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Medgar EversMedgar Evers

Mississippi Martyr

Michael Vinson Williams

Narrated by Brandon Church

Available from Audible


Book published by The University of Arkansas Press


Civil rights activist Medgar Wiley Evers was well aware of the dangers he would face when he challenged the status quo in Mississippi in the 1950s and ‘60s, a place and time known for the brutal murders of Emmett Till, Reverend George Lee, Lamar Smith, and others. Nonetheless, Evers consistently investigated the rapes, murders, beatings, and lynchings of black Mississippians and reported the horrid incidents to a national audience, all the while organizing economic boycotts, sit-ins, and street protests in Jackson as the NAACP’s first full-time Mississippi field secretary. He organized and participated in voting drives and nonviolent direct-action protests, joined lawsuits to overturn state-supported school segregation, and devoted himself to a career path that cost him his life.

This biography of an important civil rights leader draws on personal interviews from Myrlie Evers-Williams (Evers’s widow), his two remaining siblings, friends, grade-school-to-college schoolmates, and fellow activists to elucidate Evers as an individual, leader, husband, brother, and father. Extensive archival work in the Evers Papers, the NAACP Papers, oral history collections, FBI files, Citizen Council collections, and the Mississippi State Sovereignty Commission Papers, to list a few, provides a detailed account of Evers’s NAACP work and a clearer understanding of the racist environment that ultimately led to his murder.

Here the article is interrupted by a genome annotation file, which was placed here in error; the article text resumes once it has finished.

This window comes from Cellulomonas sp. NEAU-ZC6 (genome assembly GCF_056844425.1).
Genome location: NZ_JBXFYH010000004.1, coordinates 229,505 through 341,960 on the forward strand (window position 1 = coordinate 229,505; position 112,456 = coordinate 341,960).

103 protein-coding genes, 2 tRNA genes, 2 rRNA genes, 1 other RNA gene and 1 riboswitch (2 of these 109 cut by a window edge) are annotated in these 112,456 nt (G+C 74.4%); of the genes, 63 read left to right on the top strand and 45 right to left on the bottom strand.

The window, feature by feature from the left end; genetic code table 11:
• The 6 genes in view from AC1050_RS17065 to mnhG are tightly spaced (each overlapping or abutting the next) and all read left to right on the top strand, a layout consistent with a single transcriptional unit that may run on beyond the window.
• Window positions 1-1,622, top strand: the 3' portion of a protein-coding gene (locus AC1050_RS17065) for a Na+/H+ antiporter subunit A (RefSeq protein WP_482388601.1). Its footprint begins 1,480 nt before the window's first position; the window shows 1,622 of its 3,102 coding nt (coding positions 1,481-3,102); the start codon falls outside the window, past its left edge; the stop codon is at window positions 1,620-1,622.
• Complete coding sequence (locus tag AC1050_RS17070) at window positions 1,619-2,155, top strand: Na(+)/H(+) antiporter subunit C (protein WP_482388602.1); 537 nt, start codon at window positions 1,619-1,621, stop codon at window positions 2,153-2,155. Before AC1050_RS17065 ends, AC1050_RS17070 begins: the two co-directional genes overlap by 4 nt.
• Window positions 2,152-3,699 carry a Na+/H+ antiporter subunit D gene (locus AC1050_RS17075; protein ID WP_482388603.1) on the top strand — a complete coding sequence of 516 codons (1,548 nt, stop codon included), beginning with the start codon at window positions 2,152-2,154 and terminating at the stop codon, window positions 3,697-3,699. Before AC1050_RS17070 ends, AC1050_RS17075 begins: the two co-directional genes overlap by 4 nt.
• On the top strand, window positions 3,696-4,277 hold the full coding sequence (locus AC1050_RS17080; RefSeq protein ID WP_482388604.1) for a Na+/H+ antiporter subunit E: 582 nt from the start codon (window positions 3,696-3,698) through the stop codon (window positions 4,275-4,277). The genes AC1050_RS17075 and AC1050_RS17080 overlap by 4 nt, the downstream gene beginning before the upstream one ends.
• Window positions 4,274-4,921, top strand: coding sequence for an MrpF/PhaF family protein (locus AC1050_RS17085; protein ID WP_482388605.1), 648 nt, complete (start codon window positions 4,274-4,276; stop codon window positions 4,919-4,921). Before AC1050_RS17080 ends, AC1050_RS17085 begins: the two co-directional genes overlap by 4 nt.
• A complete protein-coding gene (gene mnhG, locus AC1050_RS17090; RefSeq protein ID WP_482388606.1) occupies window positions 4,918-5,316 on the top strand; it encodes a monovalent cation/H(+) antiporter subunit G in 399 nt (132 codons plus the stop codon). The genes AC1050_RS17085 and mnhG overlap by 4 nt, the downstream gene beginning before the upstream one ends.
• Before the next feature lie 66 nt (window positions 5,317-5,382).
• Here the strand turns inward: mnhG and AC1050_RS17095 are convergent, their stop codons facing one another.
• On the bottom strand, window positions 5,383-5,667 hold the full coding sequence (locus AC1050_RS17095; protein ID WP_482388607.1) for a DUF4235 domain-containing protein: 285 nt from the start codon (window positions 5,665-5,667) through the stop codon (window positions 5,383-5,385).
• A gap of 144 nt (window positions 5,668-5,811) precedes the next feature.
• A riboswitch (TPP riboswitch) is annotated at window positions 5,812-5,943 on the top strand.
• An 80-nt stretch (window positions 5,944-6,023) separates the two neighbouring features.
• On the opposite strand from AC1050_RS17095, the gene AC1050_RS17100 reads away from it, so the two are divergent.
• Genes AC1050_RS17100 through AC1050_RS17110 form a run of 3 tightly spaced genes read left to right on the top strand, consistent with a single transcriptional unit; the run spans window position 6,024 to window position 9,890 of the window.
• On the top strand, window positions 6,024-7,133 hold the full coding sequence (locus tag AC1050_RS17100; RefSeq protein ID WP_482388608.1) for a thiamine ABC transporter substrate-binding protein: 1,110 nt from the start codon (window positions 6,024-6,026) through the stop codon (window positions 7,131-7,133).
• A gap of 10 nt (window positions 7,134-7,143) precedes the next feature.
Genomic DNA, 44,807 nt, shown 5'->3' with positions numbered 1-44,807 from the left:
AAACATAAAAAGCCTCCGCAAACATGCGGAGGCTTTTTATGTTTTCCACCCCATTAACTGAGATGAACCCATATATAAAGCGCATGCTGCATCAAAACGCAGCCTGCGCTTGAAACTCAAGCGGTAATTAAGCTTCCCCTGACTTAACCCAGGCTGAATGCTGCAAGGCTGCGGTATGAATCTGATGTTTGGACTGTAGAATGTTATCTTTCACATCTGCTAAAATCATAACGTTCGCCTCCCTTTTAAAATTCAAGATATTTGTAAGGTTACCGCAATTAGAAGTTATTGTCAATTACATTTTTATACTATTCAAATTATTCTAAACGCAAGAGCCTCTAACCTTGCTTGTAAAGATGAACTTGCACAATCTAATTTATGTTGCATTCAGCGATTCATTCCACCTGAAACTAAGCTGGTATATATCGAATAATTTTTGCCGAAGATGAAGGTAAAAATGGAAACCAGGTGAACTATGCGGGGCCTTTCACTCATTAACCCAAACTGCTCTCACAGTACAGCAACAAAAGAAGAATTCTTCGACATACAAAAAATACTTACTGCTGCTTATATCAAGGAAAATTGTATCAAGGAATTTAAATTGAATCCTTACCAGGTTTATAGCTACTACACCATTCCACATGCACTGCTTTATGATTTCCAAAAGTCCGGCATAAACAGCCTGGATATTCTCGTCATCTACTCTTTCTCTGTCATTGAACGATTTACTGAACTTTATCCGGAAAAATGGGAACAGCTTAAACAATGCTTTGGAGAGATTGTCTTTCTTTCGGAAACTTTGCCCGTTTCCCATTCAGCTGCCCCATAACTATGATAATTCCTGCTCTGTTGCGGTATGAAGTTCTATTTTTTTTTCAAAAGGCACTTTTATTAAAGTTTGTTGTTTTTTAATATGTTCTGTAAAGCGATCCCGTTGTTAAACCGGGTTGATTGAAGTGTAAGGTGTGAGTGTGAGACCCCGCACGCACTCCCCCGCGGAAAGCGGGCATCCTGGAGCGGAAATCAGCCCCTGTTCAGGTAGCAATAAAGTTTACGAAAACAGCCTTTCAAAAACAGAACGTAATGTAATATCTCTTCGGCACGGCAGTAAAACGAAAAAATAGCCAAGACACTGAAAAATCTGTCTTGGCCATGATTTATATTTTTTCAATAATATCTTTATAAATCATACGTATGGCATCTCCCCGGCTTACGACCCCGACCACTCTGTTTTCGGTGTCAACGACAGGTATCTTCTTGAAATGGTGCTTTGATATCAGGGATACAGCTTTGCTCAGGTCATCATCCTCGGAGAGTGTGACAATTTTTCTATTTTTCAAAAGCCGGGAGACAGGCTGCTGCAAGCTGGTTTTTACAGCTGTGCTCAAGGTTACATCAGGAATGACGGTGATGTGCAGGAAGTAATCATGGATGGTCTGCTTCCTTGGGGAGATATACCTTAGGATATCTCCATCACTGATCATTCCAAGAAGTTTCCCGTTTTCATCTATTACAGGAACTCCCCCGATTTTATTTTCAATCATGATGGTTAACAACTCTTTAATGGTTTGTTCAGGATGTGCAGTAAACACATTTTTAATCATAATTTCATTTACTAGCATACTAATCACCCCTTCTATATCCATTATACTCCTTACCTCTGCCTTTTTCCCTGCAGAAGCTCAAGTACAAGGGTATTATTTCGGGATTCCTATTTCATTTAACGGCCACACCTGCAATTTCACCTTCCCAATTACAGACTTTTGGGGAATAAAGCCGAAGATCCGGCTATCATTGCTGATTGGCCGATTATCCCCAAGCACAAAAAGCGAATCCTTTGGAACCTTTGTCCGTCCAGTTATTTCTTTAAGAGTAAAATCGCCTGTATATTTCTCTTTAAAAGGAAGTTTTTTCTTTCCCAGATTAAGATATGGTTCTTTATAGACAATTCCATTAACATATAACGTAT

Michael Vinson Williams is assistant professor of history and African American studies at Mississippi State University.

REVIEWS:

“A well-written and informative installment in a prolific civil rights scholarship.... an accessible volume for a wide range of historians.”

—H-NET Reviews

“The first substantial scholarly biography of Medgar Evers…. Will be the standard reference for some time to come.”

The Journal of Southern History

“An important and readable study of this seminal leader and the history of the civil rights movement.”

Publishers Weekly

“Williams’s work tops what have been too few head-on examinations of the substance and significance of this martyr’s sacrifice, a man who demonstrated the truth he liked to repeat: “You can kill a man, but you can’t kill an idea.” General readers and scholars will benefit from reading this work…”

Library Journal

“Masterful… Williams’s great achievement here is in recognizing that Evers was more than just a symbol of resistance. With Mississippi Martyr, he has written the seminal work on the life of Medgar Wiley Evers.”

Arkansas Review





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